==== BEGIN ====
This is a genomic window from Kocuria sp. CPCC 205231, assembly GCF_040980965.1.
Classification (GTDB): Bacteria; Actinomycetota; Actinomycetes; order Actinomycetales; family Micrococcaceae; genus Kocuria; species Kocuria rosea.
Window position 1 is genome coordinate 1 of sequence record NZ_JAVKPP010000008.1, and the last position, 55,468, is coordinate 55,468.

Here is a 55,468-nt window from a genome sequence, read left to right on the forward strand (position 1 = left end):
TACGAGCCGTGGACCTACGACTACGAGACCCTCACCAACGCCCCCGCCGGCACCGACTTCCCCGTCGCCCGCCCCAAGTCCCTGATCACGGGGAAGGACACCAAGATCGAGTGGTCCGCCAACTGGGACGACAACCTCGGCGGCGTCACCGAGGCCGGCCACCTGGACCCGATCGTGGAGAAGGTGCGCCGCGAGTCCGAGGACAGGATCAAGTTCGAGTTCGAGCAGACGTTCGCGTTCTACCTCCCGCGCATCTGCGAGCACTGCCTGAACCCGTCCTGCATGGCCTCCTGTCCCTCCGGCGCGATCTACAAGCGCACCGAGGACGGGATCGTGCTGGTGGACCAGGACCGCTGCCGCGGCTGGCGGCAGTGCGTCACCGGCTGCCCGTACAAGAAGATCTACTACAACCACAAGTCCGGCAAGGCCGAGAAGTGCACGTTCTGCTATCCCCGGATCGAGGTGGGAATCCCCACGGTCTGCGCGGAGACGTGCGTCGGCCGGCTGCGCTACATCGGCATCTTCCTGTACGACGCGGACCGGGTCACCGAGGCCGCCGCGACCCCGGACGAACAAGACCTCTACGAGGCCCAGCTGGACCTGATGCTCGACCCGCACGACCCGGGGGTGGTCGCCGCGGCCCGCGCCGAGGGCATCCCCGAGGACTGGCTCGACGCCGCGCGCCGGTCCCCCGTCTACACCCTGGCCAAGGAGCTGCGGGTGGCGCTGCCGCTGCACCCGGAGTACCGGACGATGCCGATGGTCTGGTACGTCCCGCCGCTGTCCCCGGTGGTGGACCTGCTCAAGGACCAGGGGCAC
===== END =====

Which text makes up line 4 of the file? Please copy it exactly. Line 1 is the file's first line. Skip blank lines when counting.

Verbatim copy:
Here is a 55,468-nt window from a genome sequence, read left to right on the forward strand (position 1 = left end):